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Outgoing SMTP Servers

Posted on 2012-08-12
Medium Priority
Last Modified: 2013-11-22
I am planning to setup SMTP server only for the outgoing mails.
I dont want to publish MX record for this.
What will happen if MX record is not configured. Will the receiving SMTP server will detect the mails from my SMTP server as SPAM.

What is the standard practice to setup the external SMTP server only for the outgoing mails.
Question by:SrikantRajeev
LVL 84

Expert Comment

by:Dave Baldwin
ID: 38286649
There is no standard practice for doing that and nobody else wants you to do that.  If you do this, you will look just like the spammers who send email from their home computer thru the SMTP server included with IIS.  You will almost certainly be regarded as spam because without an MX record, the receiving servers can not validate your email address or that you have a right to send email from that IP address.  The big web mail hosts like Gmail, Yahoo, and Hotmail are more interested in blocking spam than delivering email because they get 4 times as much spam as valid emails.
LVL 11

Expert Comment

ID: 38286730
What Dave said here is of course right.

If you really don't want to use your SMTP with incoming mail you can set it up to route all outgoing mail to your "other" (incoming) mail server (which hopefully has a correct MX record). I would not send mail from any server without an MX record because of the problems mentioned by Dave here.

Author Comment

ID: 38286858
I will have 2 servers. 1 server I will use for incoming & the other server i will use for outgoing.
For incoming mail server i will have the MX record. For the outgoing mail server i will not have MX record but i will have the SPF record configured.

Let me know if this will be fine or still i need to have the MX record for my outgoing mail server also.
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Expert Comment

ID: 38288168
MX record should not be required.  I would make sure to have a pointer record (PTR) setup with reverse record resolution to allow any receiving SMTP server to reverse lookup your sending server.  If the registered dns name of your server does not match the lookup IP, the receiving end may see it as SPAM.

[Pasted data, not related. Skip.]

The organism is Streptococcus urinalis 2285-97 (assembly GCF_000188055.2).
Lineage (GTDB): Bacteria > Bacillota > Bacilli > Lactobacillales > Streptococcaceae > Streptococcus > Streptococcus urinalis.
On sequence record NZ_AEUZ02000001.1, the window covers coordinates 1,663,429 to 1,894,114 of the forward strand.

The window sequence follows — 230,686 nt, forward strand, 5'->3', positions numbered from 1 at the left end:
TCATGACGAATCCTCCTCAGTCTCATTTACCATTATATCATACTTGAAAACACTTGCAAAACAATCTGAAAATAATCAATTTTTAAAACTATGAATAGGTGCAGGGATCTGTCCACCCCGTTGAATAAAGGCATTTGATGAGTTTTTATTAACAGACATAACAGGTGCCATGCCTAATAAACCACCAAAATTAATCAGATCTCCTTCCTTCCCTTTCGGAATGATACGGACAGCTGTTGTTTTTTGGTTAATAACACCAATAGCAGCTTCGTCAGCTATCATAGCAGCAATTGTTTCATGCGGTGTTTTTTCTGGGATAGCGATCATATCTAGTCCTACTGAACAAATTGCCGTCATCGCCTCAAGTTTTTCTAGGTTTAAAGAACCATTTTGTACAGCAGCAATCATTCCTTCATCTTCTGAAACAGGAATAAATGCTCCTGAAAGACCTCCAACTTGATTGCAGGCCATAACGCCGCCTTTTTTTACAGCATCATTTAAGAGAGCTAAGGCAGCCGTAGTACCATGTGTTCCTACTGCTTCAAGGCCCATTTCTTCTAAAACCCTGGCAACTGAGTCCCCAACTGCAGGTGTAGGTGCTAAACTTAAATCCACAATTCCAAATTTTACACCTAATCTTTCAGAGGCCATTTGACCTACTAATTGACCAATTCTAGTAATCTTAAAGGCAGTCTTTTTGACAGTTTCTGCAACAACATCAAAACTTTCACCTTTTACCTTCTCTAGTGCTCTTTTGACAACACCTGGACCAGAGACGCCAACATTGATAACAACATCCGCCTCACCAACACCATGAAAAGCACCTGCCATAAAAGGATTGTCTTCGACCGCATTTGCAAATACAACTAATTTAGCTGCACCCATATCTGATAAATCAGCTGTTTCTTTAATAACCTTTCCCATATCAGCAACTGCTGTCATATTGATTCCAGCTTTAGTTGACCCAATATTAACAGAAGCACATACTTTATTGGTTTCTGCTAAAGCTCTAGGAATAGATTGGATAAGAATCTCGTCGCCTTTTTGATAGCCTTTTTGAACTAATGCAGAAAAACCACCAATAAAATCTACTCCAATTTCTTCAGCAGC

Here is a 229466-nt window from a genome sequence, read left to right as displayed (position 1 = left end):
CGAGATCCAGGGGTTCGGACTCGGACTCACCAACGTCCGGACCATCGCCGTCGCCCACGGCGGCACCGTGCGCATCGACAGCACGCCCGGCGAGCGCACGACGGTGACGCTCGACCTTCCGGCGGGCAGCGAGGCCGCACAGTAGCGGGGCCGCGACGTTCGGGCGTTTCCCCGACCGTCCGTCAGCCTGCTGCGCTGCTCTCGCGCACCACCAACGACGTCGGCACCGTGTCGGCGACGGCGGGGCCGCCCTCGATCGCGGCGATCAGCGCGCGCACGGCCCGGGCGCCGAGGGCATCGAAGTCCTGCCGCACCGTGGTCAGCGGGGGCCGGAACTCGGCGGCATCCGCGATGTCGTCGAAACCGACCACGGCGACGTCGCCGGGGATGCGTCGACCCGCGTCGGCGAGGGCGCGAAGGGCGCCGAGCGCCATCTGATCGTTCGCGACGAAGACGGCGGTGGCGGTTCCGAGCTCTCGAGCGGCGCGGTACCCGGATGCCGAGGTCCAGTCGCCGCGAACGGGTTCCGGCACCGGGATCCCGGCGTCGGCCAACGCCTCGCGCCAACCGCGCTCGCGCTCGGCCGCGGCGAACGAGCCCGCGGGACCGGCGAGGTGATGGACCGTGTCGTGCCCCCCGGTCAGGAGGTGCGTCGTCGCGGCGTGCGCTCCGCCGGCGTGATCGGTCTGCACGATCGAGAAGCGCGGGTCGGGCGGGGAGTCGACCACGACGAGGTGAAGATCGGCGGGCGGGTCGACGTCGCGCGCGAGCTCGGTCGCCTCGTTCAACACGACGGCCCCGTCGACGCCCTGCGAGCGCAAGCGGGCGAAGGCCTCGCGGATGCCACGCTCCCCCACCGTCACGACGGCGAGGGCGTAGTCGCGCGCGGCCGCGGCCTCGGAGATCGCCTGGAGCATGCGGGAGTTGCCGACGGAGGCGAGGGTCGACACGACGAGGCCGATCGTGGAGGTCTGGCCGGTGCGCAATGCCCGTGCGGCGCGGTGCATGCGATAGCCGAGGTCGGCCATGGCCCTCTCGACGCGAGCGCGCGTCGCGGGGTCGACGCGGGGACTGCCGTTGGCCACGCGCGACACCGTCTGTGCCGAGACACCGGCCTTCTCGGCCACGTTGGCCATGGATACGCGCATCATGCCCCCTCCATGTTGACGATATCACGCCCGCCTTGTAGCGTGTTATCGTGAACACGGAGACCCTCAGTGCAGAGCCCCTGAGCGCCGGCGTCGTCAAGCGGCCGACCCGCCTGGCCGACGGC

This is my first post, hope it helps.

Expert Comment

ID: 38346526
Let me point out that @DaveBaldwin check is not listed on Wikipedia as a SPAM check but this does not means that some anti-spam software will take this verification as a partial sign of SPAM adding points to the SPAM score.
If where you I would read carefully the Wikipedia reference and a will try to accomplish with everything listed.
One of the most important ways to detect SPAM is by blacklist subscription, this lists will have a record for each ip with a SPAM incident detected so if you share with others the IP or if you share with others the mail server your email sent can be treated as SPAM just because one of your “partners” that you don’t even know is doing mail actions considered SPAM.
SPF is not definitive in SPAM detection because many companies don’t have it, other have it wrong (I have receive one for a very famous credit card company that SPF fail but the email was legal), and spammers can make subdomains to keep parent free sending email from child with SPF records well register. Many company uses domains like: news.mydomain.com, clientname.mydomain.com, … so it is hard to detect for a anti-spam software which parent is fake and which one is legal.
The important thing is that there is no way to tell for sure if is SPAM or not, so anti-spam software uses its score to make the decision.

Author Comment

ID: 38393898
also if i dont have MX record  what will happen to the bounced back e-mail.
If there is no MX record I will not come to know the details regarding my bounced back e-mail details.

Accepted Solution

TI2Heaven earned 2000 total points
ID: 38394221
When the person who receive the mail press replay, the mail program will check “replay” and “from” fields of the message to fill the “to” field of the new one. Once the new email arrive to the outbound mail server the ‘to’ field spread in two parts, the mail sever will use the destination domain part to request to its DNS server for MX records of this domain. Now outbound sever will connect to destination inbound server to send the message. That is why outbound servers may not be inbound servers.

Author Closing Comment

ID: 38444050

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